Author: Friend, M.L.
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MOOB04 Upgrade of the Machine Protection System Toward 1.3 MW Operation of the J-PARC Neutrino Beamline 18
 
  • K. Sakashita, M.L. Friend, K. Nakayoshi
    KEK, Tsukuba, Japan
  • Y. Koshio, S. Yamasu
    Okayama University, Faculty of Science, Okayama City, Japan
 
  The machine protection system (MPS) is one of the essential components to realize safe operation of the J-PARC neutrino beamline, where a high intensity neutrino beam for the T2K long baseline neutrino oscillation experiment is generated by striking 30GeV protons on a graphite target. The proton beam is extracted from the J-PARC main ring proton synchrotron (MR) into the primary beamline. The beamline is currently operated with 485kW MR beam power. The MR beam power is planned to be upgraded to 1.3+ MW. The neutrino production target could be damaged if the high intensity beam hits off-centered on the target, due to non-uniform thermal stress. Therefore, in order to protect the target, it is important to immediately stop the beam when the beam orbit is shifted. A new FPGA-based interlock module, with which the beam profile is calculated in real time, was recently developed and commissioned. This module reads out signals from a titanium-strip-based secondary emission profile monitor (SSEM) which is placed in the primary beamline. An overview of the upgrade plan of the MPS system and the results of an initial evaluation test of the new interlock module will be discussed.  
slides icon Slides MOOB04 [8.367 MB]  
DOI • reference for this paper ※ https://doi.org/10.18429/JACoW-IBIC2018-MOOB04  
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MOPB07 Beam Parameter Measurements for the J-PARC High-Intensity Neutrino Extraction Beamline 85
 
  • M.L. Friend
    KEK, Ibaraki, Japan
 
  Proton beam monitoring is absolutely essential for the J-PARC neutrino extraction beamline, where neutrinos are produced by the collision of 30 GeV protons from the J-PARC MR accelerator with a long carbon target. Continuous beam monitoring is crucial for the stable and safe operation of the extraction line high intensity proton beam, since even a single misfired beam spill can cause serious damage to beamline equipment at 2.5x1014 and higher protons-per-pulse. A precise understanding of the proton beam intensity and profile on the neutrino production target is also necessary for predicting the neutrino beam flux with high precision. Details of the suite of monitors used to continuously and precisely monitor the J-PARC neutrino extraction line proton beam will be shown, including recent running experiences, challenges, and future upgrade plans.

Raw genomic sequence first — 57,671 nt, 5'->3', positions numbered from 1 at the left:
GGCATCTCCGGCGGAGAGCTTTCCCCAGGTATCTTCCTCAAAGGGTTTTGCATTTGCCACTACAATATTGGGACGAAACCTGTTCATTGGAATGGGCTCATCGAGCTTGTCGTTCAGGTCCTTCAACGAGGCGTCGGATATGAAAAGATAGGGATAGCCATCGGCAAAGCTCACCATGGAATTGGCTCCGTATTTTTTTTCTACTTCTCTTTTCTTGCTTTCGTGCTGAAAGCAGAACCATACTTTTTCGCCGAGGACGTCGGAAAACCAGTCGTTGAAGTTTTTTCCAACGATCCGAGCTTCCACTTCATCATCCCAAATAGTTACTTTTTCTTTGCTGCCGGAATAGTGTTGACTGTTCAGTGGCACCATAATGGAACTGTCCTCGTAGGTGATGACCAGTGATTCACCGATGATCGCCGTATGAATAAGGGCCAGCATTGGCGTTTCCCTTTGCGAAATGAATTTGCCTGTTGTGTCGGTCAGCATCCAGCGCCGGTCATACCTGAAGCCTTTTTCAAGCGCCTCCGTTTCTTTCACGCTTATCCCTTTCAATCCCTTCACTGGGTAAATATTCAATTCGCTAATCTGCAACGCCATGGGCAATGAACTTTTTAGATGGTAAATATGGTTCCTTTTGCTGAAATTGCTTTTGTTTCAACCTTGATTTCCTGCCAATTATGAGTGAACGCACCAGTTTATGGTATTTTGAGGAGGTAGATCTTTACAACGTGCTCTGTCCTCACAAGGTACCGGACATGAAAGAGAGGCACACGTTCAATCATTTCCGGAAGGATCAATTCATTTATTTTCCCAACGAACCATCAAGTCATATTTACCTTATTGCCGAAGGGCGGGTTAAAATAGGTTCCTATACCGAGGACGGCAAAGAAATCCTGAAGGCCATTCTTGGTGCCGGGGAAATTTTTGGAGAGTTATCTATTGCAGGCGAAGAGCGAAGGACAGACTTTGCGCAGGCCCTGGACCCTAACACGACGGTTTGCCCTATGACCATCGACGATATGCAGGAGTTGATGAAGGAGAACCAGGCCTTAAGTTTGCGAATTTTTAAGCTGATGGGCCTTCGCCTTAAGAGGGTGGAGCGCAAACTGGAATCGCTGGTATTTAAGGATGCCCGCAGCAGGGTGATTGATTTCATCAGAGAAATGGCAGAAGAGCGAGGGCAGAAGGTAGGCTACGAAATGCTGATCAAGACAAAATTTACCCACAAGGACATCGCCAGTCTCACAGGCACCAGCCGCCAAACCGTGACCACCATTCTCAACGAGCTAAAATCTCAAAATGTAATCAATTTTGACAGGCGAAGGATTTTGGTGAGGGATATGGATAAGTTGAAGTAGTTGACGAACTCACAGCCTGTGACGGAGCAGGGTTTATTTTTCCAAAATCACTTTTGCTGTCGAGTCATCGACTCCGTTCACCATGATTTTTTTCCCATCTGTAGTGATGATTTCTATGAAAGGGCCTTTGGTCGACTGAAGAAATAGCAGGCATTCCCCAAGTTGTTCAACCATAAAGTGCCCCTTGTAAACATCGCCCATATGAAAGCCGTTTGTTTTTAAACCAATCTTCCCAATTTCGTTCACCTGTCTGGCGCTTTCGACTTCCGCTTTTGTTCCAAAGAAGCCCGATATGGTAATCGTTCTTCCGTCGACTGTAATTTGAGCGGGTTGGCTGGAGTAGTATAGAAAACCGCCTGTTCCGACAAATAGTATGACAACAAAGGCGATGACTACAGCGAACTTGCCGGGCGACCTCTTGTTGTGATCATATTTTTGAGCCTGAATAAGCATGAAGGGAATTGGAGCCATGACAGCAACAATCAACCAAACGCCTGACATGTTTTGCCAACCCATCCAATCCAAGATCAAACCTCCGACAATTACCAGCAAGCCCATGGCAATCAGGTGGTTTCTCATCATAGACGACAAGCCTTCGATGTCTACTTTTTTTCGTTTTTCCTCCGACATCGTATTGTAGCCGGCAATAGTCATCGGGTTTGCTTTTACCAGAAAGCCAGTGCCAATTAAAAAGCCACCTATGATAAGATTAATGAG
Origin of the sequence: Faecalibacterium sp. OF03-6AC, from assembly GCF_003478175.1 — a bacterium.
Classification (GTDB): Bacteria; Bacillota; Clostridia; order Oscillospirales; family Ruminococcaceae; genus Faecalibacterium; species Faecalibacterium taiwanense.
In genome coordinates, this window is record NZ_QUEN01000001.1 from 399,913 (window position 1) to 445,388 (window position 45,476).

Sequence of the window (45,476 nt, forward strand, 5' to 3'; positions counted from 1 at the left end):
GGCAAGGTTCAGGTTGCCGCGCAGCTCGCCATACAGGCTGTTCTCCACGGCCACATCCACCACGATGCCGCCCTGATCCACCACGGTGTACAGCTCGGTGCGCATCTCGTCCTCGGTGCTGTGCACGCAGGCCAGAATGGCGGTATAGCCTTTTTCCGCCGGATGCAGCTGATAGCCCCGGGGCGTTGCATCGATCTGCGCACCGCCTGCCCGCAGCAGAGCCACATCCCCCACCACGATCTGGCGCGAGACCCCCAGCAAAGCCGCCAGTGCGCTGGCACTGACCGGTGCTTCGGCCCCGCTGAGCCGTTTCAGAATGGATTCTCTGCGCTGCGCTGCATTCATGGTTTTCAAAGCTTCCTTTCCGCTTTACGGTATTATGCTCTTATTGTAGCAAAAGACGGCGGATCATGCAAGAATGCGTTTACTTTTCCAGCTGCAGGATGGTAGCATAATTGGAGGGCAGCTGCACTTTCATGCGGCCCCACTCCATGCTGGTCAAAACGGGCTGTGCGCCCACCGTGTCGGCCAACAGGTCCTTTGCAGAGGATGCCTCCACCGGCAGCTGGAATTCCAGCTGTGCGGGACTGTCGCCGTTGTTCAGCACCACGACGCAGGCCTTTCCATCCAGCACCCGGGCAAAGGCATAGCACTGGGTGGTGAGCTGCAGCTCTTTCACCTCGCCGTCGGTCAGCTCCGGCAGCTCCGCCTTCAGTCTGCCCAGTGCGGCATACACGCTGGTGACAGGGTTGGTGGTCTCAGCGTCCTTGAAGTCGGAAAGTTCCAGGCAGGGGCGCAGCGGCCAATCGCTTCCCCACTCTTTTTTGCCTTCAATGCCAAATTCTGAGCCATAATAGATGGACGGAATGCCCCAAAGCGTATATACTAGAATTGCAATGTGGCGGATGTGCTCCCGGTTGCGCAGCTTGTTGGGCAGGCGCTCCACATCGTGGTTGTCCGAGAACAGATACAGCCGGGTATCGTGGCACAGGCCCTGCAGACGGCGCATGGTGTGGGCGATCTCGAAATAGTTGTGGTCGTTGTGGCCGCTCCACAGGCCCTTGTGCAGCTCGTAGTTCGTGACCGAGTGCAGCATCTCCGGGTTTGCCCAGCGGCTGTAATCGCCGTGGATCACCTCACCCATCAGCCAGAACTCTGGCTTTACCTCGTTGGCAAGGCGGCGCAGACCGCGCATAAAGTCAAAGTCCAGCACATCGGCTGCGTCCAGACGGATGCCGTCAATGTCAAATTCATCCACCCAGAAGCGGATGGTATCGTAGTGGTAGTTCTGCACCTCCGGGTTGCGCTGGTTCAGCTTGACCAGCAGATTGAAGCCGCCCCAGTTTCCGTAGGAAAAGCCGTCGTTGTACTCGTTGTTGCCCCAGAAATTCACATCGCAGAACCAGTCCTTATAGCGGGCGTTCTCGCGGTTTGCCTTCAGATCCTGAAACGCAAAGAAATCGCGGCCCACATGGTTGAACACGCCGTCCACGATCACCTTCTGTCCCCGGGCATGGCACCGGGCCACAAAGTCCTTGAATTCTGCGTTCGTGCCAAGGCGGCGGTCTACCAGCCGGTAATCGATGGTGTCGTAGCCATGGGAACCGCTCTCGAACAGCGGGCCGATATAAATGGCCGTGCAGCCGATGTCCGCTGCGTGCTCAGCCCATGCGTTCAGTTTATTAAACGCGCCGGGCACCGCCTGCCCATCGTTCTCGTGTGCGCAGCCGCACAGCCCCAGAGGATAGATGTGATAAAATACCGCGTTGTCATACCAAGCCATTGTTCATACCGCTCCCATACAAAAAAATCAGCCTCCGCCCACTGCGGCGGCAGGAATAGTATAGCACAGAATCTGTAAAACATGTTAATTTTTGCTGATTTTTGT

DOI • reference for this paper ※ https://doi.org/10.18429/JACoW-IBIC2018-MOPB07  
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WEPC08 Optical System of Beam Induced Fluorescence Monitor Toward MW Beam Power at the J-PARC Neutrino Beamline 505
 
  • S.V. Cao, M.L. Friend, K. Sakashita
    KEK, Ibaraki, Japan
  • M. Hartz
    Kavli IPMU, Kashiwa, Japan
  • A. Nakamura
    Okayama University, Okayama, Japan
 
  A Beam Induced Fluorescence (BIF) monitor is being developed as an essential part of the monitor update toward MW beam power operation at the J-PARC neutrino beamline. By measuring the fluorescence light from proton-gas interactions, the BIF monitor will be used as a continuous and non-destructive diagnostic tool for monitoring the proton beam profile spill-by-spill, with position and width precision on the order of 200 µm. The main challenge lies in collecting a sufficient amount of fluorescence light for the beam profile reconstruction while controlling the beam-induced noise with the current beamline configuration. A study is presented with a particular focus on the optical system under development, which allows us to transport fluorescence light away from the high radiation environment near the proton beamline and detect the optical signal with a Multi-Pixel Photon-Counter-based fast readout.  
DOI • reference for this paper ※ https://doi.org/10.18429/JACoW-IBIC2018-WEPC08  
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